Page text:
For many people, reliance on minimal benefits or very low wages makes it impossible to save up a deposit, which means you can’t move and are effectively trapped where you are – no matter the state of the property.
Even for those who manage to save, few landlords accept tenants on benefits. Shelter recently won a battle against landlords holding blanket ‘no-DSS’ policies (i.e. no tenants paying with benefits) but landlords get around this but doing ‘income checks’ or demanding employer references – and if you refuse they won’t rent you the flat.
Our client Darya talks about the impact this has on her.
I rented a room in London in 2013 and the landlord was living in the house. He was drunk most of the time and very aggressive. I was a few months old as a Londoner and had no idea about my entitlement or rights. You come from Iran and you really don’t know what they do to you. I wasn’t welcome in my country, I wasn’t treated well, so why should I expect that in London. At the end of the day you say ok this is not your place, you didn’t invite me, just leave it.
I tried to find a place but DSS makes it extremely hard. It makes me feel sick when I think about it because it’s about 9yrs that this ‘No-DSS’ is eating me as a tenant. I’ve never been free from it. Anywhere you go that the house seems reasonable, no DSS is like something is crushing you. Those who accept DSS it’s a very rough place, with minimum facilities. The flat is a nightmare.
The next house I moved I had 3 other flatmates, who were very noisy, very loud. The house was made of plasterboard – if someone sighed I could hear it. I had no day, no night, nothing. It lasted about 2 years and during this I searched a lot – but either it’s ‘No-DSS’ or you’re bearing the current situation. It’s a feeling like helplessness to be in that situation.
I contacted the council who said there is nothing we can do. If your life is in danger call the police.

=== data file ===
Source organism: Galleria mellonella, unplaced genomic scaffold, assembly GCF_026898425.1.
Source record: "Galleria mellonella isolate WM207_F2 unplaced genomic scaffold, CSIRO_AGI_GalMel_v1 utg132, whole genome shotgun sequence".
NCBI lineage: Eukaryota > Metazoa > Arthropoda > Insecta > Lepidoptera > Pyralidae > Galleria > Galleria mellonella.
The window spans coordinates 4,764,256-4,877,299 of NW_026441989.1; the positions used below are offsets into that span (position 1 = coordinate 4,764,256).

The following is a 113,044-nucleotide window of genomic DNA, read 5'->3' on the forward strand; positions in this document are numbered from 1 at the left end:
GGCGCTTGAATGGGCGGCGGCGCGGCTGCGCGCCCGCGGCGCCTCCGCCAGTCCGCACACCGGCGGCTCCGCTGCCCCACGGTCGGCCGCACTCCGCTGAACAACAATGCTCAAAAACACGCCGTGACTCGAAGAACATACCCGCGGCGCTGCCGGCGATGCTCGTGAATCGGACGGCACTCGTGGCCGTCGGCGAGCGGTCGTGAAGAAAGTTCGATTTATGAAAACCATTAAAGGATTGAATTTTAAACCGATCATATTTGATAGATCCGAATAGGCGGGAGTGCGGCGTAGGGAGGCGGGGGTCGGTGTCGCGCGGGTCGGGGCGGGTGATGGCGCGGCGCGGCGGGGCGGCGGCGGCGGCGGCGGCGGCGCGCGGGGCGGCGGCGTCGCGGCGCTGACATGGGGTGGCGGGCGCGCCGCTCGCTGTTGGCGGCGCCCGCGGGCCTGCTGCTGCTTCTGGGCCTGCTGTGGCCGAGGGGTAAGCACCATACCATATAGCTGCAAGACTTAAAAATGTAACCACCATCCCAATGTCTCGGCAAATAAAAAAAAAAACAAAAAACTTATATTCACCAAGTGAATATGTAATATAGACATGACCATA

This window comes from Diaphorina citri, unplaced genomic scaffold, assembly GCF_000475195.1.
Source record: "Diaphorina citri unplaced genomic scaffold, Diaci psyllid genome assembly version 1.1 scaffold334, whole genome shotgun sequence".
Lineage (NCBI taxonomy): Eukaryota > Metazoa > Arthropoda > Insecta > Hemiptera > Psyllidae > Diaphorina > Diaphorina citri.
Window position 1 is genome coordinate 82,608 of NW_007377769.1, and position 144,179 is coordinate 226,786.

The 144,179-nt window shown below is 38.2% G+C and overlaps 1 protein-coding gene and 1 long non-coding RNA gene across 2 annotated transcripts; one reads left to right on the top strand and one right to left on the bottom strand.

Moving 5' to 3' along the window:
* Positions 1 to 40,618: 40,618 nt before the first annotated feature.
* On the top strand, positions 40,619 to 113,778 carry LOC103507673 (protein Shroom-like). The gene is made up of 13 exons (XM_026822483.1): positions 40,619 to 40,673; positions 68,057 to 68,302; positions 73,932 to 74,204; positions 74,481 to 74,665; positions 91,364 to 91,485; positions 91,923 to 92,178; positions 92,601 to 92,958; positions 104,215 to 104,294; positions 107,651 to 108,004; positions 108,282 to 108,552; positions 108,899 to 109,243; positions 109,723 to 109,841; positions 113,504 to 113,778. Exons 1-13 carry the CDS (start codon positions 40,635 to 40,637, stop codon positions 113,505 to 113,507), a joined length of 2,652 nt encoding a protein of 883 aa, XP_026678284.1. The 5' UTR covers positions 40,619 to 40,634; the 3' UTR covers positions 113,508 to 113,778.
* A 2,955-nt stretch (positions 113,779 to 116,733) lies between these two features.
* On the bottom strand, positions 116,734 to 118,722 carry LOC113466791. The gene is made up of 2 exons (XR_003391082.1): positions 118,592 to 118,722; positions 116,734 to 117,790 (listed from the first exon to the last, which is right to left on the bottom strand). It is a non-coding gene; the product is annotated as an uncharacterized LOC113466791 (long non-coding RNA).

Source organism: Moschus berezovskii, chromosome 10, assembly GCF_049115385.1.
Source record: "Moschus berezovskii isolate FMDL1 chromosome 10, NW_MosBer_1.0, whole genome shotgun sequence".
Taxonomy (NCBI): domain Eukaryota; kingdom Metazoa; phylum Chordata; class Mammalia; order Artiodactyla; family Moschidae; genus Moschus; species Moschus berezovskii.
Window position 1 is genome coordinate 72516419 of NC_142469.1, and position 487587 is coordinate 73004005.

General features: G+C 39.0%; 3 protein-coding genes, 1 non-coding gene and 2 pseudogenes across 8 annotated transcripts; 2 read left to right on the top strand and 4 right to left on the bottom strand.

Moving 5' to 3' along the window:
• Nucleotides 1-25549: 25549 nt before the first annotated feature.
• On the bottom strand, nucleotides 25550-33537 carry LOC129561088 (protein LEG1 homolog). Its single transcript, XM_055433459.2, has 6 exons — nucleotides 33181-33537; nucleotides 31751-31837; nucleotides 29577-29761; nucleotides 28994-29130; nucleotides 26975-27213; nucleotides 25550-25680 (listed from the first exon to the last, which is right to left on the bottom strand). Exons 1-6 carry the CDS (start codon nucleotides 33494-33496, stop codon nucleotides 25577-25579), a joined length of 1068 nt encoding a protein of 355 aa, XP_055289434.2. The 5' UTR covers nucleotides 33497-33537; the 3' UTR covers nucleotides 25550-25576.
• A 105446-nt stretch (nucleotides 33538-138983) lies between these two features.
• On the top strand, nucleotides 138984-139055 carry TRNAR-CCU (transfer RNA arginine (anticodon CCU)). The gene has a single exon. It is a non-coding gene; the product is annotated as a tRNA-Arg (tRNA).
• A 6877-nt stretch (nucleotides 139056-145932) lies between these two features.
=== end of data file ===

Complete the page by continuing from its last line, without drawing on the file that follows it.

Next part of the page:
Then I was lucky to find another property. Very cramped, very small, at the top of the building with so many stairs. I didn’t have a proper kitchen, I just had one cupboard, a broken door. I had no other option. I moved. I was there for 4 years. In the meantime I was searching for a better, bigger, place, with less stairs.
The landlord wasn’t very good, he was moody. He wasn’t thinking modern, that she’s a human, she deserves respect. He had a key for the main door, so if you didn’t answer he would just come in anyway and he would take it personally, saying, “You don’t want to answer me, you do this, you do that”.
He gave me notice for no reason, so I went to the council housing department.
They found my current accommodation. It’s also a private landlord. They said to me “we are giving you this deposit to use for the next property”. For two weeks the landlord put the pressure on Housing. I was so desperate – I was homeless and it was a good place. Suddenly I realised Housing isn’t paying me a deposit after all – they are paying the landlord an incentive. It’s a big amount – £1300 per tenant. This means wealthy people are benefitting but not me. If they had paid me then next time I would have money in my pocket to pay for another deposit, to get out of here if I needed to, but instead now the landlord has the money. It’s so much money. This money is coming from someone and it should be treated with care.
When you don’t have the money, don’t have a place to go, you bear the situation no matter where it is or what you have to do. I am trapped here.
What needs to change in the future? I would want DSS to be more welcome. And support with a deposit for people like me. When I know what happened to me it gives me energy to fight for those like me who are trapped and voiceless, in the future.
At Z2K, we fundamentally agree with Darya – there is a huge need to make decent housing accessible to everyone. For us that means a few big changes:
- Housing should be affordable. That means an end to no-DSS discrimination – and to landlords’ ways around it. It also means Local Housing Allowance (that’s the rate of benefits set for rent payment) must be pinned to the median of market rents – to make more housing more affordable.
- Housing should be accessible. For many, lack of a deposit is a barrier to finding new housing – whether you are homeless or living in poor quality accommodation. We need deposits to be made available to people who don’t have the funds themselves.
- Housing should be decent quality. It’s well known that housing in the PRS is low-quality and that landlords fail to do repairs. Local authorities have the power to bring in licensing schemes to oversee landlords in their area – but they need the funding to make property checks and enforce penalties.
- Housing help should be respectful and supportive. Local authorities are strapped for cash – but that’s no excuse for poor policy and lack of respect, which we come across all too often. People need real support when they are facing homelessness, and councils must deliver it.
We’ve joined up with the Renters Reform Coalition to call for these changes and more – if you’re interested, sign up to the campaign here!